The final voice recordings before a Russian military jet disappeared indicated no sign of trouble in the cockpit.
In audio recordings played by Russian media Monday, the final conversation between air traffic controllers and the pilots reveal no sign of difficulties.
The voices were calm and nothing sounded amiss just before the plane disappeared two minutes after taking off from Sochi’s Adler airport at 5:25 a.m. Sunday.
Controllers then attempted to reach the Tu-154.
The plane, with 92 aboard, crashed into the Black Sea. It included 64 members of the Alexandrov Ensemble, an official army performing group, flying to Syria to entertain Russian troops. It was headed for Latakia, in Syria, the Defense Ministry said. The flight originated in Moscow and stopped in Sochi, on the Crimean Peninsula, to refuel.
About 3,000 people, including more than 100 divers, were involved in the investigation with 45 ships, five helicopters, planes, drones and submersibles.
“I think today is the day when we will be able to to locate the plane at the bottom of the Black Sea,” Viktor Bondarev, chief commander of Russian Aerospace forces, said Monday, according to the news agency Interfax.
Some portions of the plane, and 11 bodies and “86 fragments” of bodies were recovered, Defense Ministry spokesman Maj. Gen. Igor Konashenkov said. Initial reports that fuselage was sighted have been denied. The Defense Ministry said two parts of the plane’s control systems were found below the surface and brought up.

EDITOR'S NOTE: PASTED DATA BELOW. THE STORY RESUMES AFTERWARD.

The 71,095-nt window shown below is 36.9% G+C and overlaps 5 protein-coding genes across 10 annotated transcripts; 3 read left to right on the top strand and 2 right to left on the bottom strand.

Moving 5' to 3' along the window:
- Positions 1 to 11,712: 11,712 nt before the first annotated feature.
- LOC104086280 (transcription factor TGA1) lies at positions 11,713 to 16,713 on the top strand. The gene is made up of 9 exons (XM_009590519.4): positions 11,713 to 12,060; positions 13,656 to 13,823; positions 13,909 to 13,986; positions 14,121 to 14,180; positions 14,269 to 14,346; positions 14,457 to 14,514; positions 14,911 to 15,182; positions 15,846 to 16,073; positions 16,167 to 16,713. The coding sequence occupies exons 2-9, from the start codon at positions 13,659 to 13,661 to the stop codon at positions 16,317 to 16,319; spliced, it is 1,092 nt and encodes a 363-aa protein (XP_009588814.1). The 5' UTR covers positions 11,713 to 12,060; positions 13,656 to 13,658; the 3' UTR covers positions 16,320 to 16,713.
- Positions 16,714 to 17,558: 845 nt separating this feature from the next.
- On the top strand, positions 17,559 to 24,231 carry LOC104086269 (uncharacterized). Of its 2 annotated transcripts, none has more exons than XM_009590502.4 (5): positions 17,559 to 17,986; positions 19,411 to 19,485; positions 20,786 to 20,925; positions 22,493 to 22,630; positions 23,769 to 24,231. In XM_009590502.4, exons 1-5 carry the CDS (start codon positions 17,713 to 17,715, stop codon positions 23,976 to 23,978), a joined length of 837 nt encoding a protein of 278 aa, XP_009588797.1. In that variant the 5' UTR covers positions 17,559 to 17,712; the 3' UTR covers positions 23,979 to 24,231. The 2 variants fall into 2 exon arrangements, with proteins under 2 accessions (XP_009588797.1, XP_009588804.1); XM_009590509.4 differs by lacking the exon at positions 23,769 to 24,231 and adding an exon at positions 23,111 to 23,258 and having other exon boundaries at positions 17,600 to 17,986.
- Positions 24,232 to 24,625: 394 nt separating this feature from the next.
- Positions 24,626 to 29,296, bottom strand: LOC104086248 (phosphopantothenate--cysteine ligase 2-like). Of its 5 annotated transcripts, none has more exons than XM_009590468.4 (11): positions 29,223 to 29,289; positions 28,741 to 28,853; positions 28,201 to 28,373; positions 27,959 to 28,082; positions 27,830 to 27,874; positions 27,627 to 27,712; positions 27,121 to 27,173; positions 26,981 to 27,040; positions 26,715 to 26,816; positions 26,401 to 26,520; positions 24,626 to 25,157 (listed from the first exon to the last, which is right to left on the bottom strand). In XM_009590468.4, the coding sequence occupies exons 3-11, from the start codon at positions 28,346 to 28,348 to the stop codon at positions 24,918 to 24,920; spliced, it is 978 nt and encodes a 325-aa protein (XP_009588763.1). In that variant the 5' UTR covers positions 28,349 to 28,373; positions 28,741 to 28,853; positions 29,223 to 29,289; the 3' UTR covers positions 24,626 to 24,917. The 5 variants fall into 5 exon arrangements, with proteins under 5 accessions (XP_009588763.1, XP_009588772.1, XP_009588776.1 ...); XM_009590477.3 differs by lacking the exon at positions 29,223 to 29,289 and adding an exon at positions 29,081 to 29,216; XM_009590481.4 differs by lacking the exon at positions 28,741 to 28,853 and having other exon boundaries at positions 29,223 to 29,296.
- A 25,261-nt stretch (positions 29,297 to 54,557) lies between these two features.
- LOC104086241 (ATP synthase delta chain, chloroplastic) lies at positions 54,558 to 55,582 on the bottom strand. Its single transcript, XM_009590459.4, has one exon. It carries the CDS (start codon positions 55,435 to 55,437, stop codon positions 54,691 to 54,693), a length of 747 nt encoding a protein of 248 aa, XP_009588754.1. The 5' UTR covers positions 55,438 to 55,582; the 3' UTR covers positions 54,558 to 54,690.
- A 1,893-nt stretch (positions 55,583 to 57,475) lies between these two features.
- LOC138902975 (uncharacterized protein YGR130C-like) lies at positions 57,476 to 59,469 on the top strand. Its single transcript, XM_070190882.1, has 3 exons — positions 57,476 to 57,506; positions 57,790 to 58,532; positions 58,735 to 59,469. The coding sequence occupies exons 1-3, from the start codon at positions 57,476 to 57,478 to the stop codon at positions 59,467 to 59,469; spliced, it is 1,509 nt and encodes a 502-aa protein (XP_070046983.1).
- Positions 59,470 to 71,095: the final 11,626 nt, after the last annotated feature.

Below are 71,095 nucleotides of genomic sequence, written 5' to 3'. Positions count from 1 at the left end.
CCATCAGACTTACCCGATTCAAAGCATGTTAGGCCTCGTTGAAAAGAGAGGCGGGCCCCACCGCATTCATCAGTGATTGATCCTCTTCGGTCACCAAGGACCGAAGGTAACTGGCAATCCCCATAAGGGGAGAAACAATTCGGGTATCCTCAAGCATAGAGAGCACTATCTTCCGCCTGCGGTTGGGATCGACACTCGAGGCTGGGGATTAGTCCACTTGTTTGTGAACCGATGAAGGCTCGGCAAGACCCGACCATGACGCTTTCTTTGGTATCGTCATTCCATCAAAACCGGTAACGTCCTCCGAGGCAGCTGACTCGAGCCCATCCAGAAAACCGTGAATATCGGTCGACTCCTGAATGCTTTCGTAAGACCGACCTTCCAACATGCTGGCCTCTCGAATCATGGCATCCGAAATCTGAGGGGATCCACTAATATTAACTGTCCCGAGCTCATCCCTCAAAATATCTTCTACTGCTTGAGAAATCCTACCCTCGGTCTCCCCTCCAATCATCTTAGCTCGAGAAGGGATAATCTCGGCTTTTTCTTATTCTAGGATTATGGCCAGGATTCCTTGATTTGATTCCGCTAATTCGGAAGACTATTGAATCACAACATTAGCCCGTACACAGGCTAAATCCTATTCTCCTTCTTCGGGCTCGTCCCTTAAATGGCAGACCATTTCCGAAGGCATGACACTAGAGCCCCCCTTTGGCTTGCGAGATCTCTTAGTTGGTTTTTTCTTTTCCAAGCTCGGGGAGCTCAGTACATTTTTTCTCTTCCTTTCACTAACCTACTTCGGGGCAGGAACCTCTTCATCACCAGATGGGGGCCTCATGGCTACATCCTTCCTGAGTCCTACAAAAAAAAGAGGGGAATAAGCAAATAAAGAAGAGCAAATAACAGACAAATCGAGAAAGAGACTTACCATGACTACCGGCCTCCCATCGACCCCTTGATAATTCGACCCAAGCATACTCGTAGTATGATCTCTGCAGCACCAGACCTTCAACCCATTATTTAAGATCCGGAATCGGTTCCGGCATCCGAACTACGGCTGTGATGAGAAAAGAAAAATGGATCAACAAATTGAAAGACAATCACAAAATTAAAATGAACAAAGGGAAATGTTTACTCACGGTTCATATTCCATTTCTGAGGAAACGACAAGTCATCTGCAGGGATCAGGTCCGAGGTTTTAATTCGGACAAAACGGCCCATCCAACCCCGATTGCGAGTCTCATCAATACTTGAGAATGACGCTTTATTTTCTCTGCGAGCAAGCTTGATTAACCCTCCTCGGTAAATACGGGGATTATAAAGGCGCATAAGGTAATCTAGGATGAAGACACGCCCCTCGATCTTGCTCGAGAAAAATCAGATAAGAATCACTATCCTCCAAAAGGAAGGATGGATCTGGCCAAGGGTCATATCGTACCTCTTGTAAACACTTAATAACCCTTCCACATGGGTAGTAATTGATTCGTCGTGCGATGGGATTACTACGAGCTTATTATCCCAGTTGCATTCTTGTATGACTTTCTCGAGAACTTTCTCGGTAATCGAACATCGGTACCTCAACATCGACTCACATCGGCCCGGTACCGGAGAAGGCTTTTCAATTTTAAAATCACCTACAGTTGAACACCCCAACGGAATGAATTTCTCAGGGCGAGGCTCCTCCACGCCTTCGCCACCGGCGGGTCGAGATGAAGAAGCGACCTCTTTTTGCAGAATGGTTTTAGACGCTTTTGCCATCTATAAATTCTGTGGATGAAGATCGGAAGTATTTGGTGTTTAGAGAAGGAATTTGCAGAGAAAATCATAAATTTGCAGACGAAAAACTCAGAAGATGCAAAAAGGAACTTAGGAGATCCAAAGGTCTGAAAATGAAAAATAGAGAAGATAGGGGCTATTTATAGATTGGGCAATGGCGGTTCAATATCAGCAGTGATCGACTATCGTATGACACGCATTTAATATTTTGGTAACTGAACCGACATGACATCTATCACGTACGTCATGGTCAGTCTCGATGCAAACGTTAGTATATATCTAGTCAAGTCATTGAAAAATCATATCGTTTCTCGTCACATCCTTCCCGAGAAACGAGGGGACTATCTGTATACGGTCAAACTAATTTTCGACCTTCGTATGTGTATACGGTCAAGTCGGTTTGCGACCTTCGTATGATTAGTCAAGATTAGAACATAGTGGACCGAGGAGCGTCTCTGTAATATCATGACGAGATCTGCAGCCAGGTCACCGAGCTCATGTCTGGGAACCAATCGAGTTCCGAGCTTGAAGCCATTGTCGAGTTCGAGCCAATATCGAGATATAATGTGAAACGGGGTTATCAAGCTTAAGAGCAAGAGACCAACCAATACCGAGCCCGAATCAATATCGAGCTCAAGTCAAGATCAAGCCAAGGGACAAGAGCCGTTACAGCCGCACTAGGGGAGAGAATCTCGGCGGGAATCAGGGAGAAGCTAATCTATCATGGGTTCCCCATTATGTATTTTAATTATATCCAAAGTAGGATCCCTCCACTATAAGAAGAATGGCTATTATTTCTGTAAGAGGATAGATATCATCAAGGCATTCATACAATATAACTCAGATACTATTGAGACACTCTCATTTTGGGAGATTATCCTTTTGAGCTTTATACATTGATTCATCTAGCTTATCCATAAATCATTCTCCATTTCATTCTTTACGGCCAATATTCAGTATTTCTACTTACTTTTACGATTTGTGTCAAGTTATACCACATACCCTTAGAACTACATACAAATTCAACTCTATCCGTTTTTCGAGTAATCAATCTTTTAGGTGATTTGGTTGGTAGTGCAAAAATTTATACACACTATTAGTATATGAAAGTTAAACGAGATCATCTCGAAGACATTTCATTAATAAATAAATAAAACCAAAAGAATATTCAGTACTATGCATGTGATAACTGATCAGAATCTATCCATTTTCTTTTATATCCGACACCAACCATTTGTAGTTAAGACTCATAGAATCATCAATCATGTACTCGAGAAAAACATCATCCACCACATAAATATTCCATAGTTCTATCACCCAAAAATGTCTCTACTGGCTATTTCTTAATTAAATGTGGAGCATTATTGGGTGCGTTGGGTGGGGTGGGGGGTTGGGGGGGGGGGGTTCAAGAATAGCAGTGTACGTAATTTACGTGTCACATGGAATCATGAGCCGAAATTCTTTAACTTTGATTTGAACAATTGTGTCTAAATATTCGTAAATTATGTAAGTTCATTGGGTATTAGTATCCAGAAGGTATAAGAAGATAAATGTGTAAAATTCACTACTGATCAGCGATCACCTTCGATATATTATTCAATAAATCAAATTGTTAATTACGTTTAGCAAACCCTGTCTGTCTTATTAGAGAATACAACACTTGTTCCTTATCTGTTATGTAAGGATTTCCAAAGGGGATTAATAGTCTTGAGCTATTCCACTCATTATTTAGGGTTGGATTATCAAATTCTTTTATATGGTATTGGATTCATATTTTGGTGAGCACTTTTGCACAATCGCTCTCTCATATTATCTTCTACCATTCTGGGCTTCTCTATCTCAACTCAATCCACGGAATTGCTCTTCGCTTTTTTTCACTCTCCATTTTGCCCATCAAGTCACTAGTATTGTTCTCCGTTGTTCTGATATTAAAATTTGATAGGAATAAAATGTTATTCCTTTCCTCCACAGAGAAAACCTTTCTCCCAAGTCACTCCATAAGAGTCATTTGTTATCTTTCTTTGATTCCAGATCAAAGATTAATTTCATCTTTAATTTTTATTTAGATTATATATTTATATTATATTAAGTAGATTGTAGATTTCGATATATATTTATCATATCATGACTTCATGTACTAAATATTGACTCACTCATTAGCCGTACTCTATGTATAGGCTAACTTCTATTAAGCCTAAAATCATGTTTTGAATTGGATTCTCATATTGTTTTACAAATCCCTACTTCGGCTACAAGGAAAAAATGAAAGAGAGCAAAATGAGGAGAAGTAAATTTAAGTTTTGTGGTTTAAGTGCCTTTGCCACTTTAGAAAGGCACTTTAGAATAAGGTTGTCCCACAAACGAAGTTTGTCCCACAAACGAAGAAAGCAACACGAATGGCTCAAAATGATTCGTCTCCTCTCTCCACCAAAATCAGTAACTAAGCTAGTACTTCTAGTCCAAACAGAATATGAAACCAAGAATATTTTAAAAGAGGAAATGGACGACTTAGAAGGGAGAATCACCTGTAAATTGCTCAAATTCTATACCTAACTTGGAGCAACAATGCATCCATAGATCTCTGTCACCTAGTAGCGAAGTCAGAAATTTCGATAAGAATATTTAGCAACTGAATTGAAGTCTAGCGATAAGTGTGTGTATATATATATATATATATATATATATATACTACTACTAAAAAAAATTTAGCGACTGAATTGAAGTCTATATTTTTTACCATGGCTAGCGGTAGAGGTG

The plane’s “black boxes,” or flight data recorders have not been found, Emergency Situations Minister Vladimir Puchkov said.
Terrorism was not “among the main versions” of the possible causes of the crash, Transport Minister Maksim Sokolov said. He said investigators were attempting to determine whether pilot error or a technical fault brought down the aircraft.
Sputnik reported a ministry source told RIA Novosti that terrorism was unlikely because passengers and luggage were carefully inspected before takeoff, because bad weather led to a change in the refueling stop from Mozdok in southern Russia, to Sochi — information not available to any would-be terrorist — and because the plane was under guard while being refueled.
Russian President Vladimir Putin declared Monday an official day of mourning.